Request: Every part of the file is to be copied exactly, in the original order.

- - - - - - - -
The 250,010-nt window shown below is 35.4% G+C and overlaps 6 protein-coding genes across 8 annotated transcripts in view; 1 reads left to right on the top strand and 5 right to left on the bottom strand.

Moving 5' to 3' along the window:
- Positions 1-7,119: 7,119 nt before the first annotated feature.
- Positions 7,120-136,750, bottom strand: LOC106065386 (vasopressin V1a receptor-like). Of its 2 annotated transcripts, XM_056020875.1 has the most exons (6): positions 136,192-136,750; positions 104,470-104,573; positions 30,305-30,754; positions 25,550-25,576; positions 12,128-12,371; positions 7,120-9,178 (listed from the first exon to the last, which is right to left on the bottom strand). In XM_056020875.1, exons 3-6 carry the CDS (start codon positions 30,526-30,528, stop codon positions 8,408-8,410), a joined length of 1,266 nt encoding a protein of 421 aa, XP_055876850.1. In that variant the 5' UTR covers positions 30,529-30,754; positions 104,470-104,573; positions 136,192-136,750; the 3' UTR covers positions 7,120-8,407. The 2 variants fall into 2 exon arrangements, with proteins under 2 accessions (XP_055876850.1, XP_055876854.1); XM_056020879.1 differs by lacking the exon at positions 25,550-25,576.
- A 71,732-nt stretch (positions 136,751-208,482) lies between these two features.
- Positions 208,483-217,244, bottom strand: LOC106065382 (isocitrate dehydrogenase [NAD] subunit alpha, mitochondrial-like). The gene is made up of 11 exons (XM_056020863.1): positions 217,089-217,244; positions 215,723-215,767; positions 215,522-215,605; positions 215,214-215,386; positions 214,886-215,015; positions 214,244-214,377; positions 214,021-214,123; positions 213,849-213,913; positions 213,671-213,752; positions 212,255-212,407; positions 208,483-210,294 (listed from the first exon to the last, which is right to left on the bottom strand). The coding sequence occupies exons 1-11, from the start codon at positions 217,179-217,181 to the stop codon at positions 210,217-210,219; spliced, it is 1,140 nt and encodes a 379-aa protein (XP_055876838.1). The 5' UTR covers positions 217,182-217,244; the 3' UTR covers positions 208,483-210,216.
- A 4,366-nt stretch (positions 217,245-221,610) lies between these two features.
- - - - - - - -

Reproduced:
The 250,010-nt window shown below is 35.4% G+C and overlaps 6 protein-coding genes across 8 annotated transcripts in view; 1 reads left to right on the top strand and 5 right to left on the bottom strand.

Moving 5' to 3' along the window:
- Positions 1-7,119: 7,119 nt before the first annotated feature.
- Positions 7,120-136,750, bottom strand: LOC106065386 (vasopressin V1a receptor-like). Of its 2 annotated transcripts, XM_056020875.1 has the most exons (6): positions 136,192-136,750; positions 104,470-104,573; positions 30,305-30,754; positions 25,550-25,576; positions 12,128-12,371; positions 7,120-9,178 (listed from the first exon to the last, which is right to left on the bottom strand). In XM_056020875.1, exons 3-6 carry the CDS (start codon positions 30,526-30,528, stop codon positions 8,408-8,410), a joined length of 1,266 nt encoding a protein of 421 aa, XP_055876850.1. In that variant the 5' UTR covers positions 30,529-30,754; positions 104,470-104,573; positions 136,192-136,750; the 3' UTR covers positions 7,120-8,407. The 2 variants fall into 2 exon arrangements, with proteins under 2 accessions (XP_055876850.1, XP_055876854.1); XM_056020879.1 differs by lacking the exon at positions 25,550-25,576.
- A 71,732-nt stretch (positions 136,751-208,482) lies between these two features.
- Positions 208,483-217,244, bottom strand: LOC106065382 (isocitrate dehydrogenase [NAD] subunit alpha, mitochondrial-like). The gene is made up of 11 exons (XM_056020863.1): positions 217,089-217,244; positions 215,723-215,767; positions 215,522-215,605; positions 215,214-215,386; positions 214,886-215,015; positions 214,244-214,377; positions 214,021-214,123; positions 213,849-213,913; positions 213,671-213,752; positions 212,255-212,407; positions 208,483-210,294 (listed from the first exon to the last, which is right to left on the bottom strand). The coding sequence occupies exons 1-11, from the start codon at positions 217,179-217,181 to the stop codon at positions 210,217-210,219; spliced, it is 1,140 nt and encodes a 379-aa protein (XP_055876838.1). The 5' UTR covers positions 217,182-217,244; the 3' UTR covers positions 208,483-210,216.
- A 4,366-nt stretch (positions 217,245-221,610) lies between these two features.